Editorial: Self-enquiry as an intrapersonal means to promoting scholarship of professional development: Our quest for new meaning making

P.H. du Toit

Abstract


Editorial

Pieter H du Toit

Guest Editor

A special edition of SAJHE such as this with a dedicated Section B is not like liquorice allsorts. This section is an exemplar of the work of a scholarly community of practice enriching one another and showing interconnectedness. It has as focus action research/participatory action research, which includes reflexive practice, self-enquiry and auto-ethnography.  

Different fields of specialisation add to the claim I make that currently higher education practitioners are taking responsibility for monitoring their educational professional development in a scholarly fashion. And there is evidence of interdisciplinary research and interinstitutional collaboration across higher education institutions.  Using action research and related research designs and approaches to the research of practice over many years culminates in the evidence-based reporting in the respective articles. Of note is the fact that the practices reported on are innovative. Innovations are to be observed in terms of what higher education practitioners do in their respective practices regarding of instruction and learning. New ideas of how a student-centred approach can be promoted are evident in the article by Belinda Verster who reports on her experience of using the principles of notions revolving around the flipped classroom as a means to promoting quality learning. And innovations are evident in the way these practitioners promote the scholarship of action research, self-enquiry, etc. among their students – ensuring that students are empowered to become independent scholars of the future.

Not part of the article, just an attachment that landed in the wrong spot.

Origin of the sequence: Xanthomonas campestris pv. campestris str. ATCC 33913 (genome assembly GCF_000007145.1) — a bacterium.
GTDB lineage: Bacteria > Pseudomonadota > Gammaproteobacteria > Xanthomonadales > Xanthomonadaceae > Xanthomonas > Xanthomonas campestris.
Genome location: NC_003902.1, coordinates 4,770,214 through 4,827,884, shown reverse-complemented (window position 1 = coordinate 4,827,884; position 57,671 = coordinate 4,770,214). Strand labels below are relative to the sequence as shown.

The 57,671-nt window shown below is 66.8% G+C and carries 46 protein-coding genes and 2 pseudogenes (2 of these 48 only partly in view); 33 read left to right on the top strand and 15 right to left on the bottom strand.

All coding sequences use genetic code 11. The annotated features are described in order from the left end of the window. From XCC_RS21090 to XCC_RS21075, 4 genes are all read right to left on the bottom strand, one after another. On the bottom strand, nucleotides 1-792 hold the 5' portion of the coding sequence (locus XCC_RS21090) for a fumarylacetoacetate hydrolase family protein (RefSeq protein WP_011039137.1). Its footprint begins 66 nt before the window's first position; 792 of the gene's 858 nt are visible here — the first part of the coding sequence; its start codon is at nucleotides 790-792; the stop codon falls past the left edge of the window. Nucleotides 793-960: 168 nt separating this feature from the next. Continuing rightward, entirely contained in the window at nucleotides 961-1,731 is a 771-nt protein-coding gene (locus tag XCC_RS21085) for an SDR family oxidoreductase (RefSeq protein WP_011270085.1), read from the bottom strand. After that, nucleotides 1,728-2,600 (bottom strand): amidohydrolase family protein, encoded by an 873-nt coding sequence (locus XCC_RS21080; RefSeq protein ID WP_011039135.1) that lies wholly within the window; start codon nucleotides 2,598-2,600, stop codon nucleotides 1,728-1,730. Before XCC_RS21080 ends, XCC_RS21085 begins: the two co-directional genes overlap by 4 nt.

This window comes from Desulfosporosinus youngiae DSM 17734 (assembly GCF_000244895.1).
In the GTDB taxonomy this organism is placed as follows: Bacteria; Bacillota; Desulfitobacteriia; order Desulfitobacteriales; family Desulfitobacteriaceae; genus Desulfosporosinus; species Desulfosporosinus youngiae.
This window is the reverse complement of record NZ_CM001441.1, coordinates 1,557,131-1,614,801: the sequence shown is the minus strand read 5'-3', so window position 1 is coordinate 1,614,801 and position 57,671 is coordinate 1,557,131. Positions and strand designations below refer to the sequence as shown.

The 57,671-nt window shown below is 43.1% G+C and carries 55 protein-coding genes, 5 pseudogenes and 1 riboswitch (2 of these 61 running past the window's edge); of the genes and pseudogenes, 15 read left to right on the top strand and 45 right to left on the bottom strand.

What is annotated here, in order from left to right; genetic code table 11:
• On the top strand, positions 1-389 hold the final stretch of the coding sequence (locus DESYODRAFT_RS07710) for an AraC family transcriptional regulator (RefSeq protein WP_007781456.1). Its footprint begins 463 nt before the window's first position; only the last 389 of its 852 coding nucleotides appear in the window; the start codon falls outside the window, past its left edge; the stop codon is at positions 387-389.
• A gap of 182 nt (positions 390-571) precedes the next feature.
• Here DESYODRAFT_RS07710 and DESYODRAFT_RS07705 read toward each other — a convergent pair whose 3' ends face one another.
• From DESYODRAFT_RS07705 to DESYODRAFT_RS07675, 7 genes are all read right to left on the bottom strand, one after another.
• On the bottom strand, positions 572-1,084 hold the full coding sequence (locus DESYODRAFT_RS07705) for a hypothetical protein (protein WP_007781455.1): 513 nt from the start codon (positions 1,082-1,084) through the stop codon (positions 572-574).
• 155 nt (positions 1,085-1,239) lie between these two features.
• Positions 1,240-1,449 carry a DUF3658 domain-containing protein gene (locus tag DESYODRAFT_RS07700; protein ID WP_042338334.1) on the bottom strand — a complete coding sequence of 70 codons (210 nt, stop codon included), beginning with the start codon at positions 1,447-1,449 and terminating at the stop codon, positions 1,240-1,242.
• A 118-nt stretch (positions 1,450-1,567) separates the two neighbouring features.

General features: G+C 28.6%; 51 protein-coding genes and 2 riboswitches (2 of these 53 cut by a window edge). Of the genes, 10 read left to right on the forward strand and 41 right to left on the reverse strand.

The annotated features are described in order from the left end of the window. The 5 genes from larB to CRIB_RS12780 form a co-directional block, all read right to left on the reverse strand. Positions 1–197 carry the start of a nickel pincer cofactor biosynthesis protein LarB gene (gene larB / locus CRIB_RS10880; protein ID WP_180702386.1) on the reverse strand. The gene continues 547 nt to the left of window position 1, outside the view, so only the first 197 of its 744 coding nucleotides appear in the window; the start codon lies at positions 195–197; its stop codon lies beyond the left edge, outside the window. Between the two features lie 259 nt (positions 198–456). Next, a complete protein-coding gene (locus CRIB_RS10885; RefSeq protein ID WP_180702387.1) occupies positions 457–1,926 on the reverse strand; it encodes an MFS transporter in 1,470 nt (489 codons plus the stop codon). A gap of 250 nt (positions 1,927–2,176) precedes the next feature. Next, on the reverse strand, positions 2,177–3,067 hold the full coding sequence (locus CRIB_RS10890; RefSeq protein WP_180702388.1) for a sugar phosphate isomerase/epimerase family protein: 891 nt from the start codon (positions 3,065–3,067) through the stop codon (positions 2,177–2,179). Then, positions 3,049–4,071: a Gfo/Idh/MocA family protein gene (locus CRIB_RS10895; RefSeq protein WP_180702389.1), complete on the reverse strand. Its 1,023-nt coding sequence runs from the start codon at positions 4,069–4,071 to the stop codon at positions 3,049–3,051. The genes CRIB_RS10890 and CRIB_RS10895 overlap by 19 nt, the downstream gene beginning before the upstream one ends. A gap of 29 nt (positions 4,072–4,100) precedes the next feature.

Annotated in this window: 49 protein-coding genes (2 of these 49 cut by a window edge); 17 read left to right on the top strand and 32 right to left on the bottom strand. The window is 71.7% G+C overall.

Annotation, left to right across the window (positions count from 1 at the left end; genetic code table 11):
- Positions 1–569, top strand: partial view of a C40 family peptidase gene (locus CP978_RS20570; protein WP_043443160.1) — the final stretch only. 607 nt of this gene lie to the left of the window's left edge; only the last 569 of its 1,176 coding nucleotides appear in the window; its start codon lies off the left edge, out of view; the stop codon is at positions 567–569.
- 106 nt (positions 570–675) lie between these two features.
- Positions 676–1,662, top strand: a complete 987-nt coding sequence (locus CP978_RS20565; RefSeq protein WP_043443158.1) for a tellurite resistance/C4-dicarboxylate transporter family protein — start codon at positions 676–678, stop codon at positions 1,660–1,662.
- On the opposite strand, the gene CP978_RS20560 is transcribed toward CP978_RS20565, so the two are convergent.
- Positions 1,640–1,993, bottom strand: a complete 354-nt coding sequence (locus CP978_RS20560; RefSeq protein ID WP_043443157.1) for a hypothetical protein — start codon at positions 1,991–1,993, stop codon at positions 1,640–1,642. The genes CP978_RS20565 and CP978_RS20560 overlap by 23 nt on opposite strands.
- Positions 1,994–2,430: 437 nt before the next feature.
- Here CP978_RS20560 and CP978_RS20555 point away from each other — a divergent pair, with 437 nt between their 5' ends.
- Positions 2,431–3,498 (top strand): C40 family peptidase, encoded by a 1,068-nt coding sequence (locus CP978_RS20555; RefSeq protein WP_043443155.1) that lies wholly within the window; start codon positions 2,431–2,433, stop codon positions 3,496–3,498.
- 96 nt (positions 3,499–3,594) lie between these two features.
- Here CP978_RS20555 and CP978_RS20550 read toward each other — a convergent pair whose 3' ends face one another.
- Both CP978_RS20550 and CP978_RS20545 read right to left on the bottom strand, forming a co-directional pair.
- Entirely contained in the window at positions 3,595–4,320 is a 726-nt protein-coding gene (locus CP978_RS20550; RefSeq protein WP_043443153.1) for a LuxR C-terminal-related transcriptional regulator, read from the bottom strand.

The articles are not ordered in a specific way; this shows that all the research projects reported are the scholarly output of a collective. It is a socio-constructivist ethnographic picture. It is not meant to be ordered in a sequential format. It rather is a mix – in terms of institutional affiliation, subject specialisation foci and research designs employed. It is significant that the notion of looking into the self is evident country-wide.   

Participatory action research gets the attention it deserves in the article by Ansurie Pillay. An action research design informed her study. This design type, or action research per se, gave direction to other studies. Angeline van Wyngaarden and her co-workers found this approach apt for their study. The scholarship of other research approaches, such as auto-ethnography is evident in the work by Sumari O’Neil and Linda Van Laren. Sumari’s deconstructing auto-ethnography brings a new perspective on our view of meaning making. Using auto-ethnography in the context of postgraduate research supervision in itself is innovative. Reporting on supervision practice is neglected in South Africa. More studies of this nature should inform our meaning making in terms of this responsibility most academics have. Linda van Laren makes us aware of the role auto-ethnography can play in terms of a better understanding of HIV/AIDS contexts. In their article Karen Collett and her co-authors promote the expansion of auto-ethnography as a collaborative endeavour.